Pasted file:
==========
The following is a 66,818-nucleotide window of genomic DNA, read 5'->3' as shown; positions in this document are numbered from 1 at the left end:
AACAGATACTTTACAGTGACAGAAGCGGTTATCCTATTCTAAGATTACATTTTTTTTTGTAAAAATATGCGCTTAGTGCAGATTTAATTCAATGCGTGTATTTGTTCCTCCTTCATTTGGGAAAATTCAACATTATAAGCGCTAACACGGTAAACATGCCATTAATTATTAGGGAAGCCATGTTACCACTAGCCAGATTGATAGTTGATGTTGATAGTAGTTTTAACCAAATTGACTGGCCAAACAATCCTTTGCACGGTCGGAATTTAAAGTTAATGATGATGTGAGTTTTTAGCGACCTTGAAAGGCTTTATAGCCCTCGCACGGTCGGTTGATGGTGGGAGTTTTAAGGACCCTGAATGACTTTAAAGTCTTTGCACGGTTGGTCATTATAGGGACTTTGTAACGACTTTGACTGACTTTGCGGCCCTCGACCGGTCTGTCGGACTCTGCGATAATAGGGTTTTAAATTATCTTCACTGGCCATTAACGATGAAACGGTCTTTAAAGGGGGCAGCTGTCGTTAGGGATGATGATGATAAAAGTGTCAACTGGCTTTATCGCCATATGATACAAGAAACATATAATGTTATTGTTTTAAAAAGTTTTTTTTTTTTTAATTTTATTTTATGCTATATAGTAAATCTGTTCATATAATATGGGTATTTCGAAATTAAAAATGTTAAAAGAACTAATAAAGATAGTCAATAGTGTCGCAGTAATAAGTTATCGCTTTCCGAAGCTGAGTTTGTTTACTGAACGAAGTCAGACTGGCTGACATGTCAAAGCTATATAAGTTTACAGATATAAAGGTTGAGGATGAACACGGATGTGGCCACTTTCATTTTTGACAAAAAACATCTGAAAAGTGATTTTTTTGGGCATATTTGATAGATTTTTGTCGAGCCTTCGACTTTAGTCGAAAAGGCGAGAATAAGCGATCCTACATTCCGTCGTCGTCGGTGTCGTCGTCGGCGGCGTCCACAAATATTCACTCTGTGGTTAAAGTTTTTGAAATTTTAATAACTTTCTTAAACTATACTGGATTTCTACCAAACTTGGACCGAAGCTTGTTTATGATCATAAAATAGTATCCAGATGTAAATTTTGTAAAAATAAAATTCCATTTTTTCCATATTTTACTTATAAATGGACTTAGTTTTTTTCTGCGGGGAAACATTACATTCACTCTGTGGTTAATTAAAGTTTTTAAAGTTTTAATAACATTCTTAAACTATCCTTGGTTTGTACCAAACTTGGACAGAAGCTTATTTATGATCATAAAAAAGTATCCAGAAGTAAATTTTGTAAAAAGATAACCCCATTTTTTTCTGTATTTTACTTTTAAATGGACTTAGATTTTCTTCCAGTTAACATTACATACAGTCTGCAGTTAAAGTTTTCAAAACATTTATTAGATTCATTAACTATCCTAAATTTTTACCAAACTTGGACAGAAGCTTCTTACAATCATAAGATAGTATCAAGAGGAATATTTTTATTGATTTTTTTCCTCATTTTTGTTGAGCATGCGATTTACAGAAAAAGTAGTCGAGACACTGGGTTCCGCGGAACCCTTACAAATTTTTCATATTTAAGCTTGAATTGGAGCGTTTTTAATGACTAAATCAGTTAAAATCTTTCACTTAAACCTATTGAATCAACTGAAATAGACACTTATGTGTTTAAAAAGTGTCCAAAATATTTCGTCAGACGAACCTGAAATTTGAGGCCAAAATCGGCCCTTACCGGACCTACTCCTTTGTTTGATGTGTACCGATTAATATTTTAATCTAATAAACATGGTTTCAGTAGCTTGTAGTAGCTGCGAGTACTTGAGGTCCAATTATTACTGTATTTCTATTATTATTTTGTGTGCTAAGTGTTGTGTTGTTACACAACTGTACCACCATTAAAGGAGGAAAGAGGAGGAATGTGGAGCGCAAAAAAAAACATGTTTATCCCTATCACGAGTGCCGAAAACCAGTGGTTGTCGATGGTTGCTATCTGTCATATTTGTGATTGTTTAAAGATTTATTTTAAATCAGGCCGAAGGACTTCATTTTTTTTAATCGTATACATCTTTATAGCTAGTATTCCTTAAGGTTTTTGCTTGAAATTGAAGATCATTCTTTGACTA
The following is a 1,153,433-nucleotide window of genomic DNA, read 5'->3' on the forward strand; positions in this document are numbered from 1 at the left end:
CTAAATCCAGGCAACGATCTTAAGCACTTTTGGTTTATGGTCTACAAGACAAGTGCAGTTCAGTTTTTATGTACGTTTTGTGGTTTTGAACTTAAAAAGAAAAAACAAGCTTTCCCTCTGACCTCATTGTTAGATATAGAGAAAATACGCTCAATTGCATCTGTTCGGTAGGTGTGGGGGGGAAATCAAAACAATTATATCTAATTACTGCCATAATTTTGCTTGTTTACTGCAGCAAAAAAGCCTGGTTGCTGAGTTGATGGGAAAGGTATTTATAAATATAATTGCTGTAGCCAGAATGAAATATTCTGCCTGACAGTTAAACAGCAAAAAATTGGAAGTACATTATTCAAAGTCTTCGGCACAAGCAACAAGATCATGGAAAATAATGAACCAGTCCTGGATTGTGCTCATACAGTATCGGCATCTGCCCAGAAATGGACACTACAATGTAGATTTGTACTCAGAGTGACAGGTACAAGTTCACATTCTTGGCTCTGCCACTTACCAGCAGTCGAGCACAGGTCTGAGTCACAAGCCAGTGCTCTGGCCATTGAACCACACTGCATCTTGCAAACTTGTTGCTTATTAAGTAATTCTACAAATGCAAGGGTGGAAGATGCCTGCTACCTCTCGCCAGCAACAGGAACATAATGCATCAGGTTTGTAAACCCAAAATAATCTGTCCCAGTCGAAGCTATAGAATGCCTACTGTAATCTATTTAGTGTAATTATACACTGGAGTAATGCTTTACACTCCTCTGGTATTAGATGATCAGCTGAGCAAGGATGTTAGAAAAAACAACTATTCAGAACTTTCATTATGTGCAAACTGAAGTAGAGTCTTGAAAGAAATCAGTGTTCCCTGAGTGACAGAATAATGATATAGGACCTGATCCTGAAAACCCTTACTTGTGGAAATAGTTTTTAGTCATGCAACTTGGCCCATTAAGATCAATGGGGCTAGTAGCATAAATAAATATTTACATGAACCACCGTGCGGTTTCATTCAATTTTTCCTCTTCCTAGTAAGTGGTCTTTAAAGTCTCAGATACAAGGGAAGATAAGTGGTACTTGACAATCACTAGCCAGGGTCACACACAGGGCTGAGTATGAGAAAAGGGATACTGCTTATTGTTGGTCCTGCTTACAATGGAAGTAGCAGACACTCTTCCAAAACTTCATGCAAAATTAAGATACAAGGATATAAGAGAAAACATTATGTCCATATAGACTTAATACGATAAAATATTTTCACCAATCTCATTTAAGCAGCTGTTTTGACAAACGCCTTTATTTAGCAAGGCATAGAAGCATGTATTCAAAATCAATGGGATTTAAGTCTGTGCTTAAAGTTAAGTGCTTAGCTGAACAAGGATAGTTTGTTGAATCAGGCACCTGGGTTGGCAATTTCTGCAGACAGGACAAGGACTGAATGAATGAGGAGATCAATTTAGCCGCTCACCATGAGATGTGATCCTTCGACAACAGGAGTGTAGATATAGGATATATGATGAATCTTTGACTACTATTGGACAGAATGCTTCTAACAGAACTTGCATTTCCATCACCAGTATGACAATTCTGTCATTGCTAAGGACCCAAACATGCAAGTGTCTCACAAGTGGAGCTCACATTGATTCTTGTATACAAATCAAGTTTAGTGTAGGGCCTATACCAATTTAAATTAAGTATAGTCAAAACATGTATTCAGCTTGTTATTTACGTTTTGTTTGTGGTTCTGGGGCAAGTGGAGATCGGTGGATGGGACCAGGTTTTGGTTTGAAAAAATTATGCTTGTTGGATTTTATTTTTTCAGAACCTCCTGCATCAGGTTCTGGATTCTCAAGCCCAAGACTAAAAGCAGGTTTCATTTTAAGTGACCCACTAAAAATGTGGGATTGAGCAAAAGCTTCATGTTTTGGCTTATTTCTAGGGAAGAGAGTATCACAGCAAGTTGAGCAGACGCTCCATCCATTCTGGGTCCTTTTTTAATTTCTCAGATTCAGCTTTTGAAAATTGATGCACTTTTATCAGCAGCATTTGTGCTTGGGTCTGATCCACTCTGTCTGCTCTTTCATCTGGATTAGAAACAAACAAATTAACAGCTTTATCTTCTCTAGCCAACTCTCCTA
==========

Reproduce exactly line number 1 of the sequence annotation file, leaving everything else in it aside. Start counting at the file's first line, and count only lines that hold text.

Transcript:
The following is a 66,818-nucleotide window of genomic DNA, read 5'->3' as shown; positions in this document are numbered from 1 at the left end: